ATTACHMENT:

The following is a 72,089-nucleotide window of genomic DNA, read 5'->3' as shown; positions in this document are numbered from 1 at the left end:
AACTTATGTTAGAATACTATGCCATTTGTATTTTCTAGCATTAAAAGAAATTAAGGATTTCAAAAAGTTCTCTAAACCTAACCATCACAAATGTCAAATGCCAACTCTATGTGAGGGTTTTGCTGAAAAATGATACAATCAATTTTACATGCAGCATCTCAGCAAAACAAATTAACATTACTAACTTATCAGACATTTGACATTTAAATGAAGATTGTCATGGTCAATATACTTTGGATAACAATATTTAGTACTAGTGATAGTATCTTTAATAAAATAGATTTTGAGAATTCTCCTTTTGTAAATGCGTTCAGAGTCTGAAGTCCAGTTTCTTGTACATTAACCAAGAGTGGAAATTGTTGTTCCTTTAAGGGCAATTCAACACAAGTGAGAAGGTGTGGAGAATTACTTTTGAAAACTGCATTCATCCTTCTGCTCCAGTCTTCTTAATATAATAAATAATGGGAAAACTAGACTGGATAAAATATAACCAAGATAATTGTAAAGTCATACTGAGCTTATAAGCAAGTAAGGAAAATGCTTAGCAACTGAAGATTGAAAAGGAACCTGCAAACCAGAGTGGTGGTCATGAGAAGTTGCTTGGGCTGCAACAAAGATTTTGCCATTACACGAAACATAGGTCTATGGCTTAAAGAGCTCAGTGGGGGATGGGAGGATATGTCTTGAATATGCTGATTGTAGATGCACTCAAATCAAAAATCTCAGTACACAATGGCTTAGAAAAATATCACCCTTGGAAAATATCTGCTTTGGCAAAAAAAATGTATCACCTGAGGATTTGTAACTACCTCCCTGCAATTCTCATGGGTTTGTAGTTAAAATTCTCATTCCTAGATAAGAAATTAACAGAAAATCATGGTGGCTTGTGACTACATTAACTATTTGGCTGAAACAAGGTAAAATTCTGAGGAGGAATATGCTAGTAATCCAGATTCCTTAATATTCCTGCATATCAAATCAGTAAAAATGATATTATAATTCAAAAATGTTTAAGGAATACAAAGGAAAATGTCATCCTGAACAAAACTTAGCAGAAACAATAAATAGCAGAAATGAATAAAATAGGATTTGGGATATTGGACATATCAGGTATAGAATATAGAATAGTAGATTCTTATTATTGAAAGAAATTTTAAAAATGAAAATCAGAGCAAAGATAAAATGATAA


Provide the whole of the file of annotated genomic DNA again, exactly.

The following is a 72,089-nucleotide window of genomic DNA, read 5'->3' as shown; positions in this document are numbered from 1 at the left end:
AACTTATGTTAGAATACTATGCCATTTGTATTTTCTAGCATTAAAAGAAATTAAGGATTTCAAAAAGTTCTCTAAACCTAACCATCACAAATGTCAAATGCCAACTCTATGTGAGGGTTTTGCTGAAAAATGATACAATCAATTTTACATGCAGCATCTCAGCAAAACAAATTAACATTACTAACTTATCAGACATTTGACATTTAAATGAAGATTGTCATGGTCAATATACTTTGGATAACAATATTTAGTACTAGTGATAGTATCTTTAATAAAATAGATTTTGAGAATTCTCCTTTTGTAAATGCGTTCAGAGTCTGAAGTCCAGTTTCTTGTACATTAACCAAGAGTGGAAATTGTTGTTCCTTTAAGGGCAATTCAACACAAGTGAGAAGGTGTGGAGAATTACTTTTGAAAACTGCATTCATCCTTCTGCTCCAGTCTTCTTAATATAATAAATAATGGGAAAACTAGACTGGATAAAATATAACCAAGATAATTGTAAAGTCATACTGAGCTTATAAGCAAGTAAGGAAAATGCTTAGCAACTGAAGATTGAAAAGGAACCTGCAAACCAGAGTGGTGGTCATGAGAAGTTGCTTGGGCTGCAACAAAGATTTTGCCATTACACGAAACATAGGTCTATGGCTTAAAGAGCTCAGTGGGGGATGGGAGGATATGTCTTGAATATGCTGATTGTAGATGCACTCAAATCAAAAATCTCAGTACACAATGGCTTAGAAAAATATCACCCTTGGAAAATATCTGCTTTGGCAAAAAAAATGTATCACCTGAGGATTTGTAACTACCTCCCTGCAATTCTCATGGGTTTGTAGTTAAAATTCTCATTCCTAGATAAGAAATTAACAGAAAATCATGGTGGCTTGTGACTACATTAACTATTTGGCTGAAACAAGGTAAAATTCTGAGGAGGAATATGCTAGTAATCCAGATTCCTTAATATTCCTGCATATCAAATCAGTAAAAATGATATTATAATTCAAAAATGTTTAAGGAATACAAAGGAAAATGTCATCCTGAACAAAACTTAGCAGAAACAATAAATAGCAGAAATGAATAAAATAGGATTTGGGATATTGGACATATCAGGTATAGAATATAGAATAGTAGATTCTTATTATTGAAAGAAATTTTAAAAATGAAAATCAGAGCAAAGATAAAATGATAA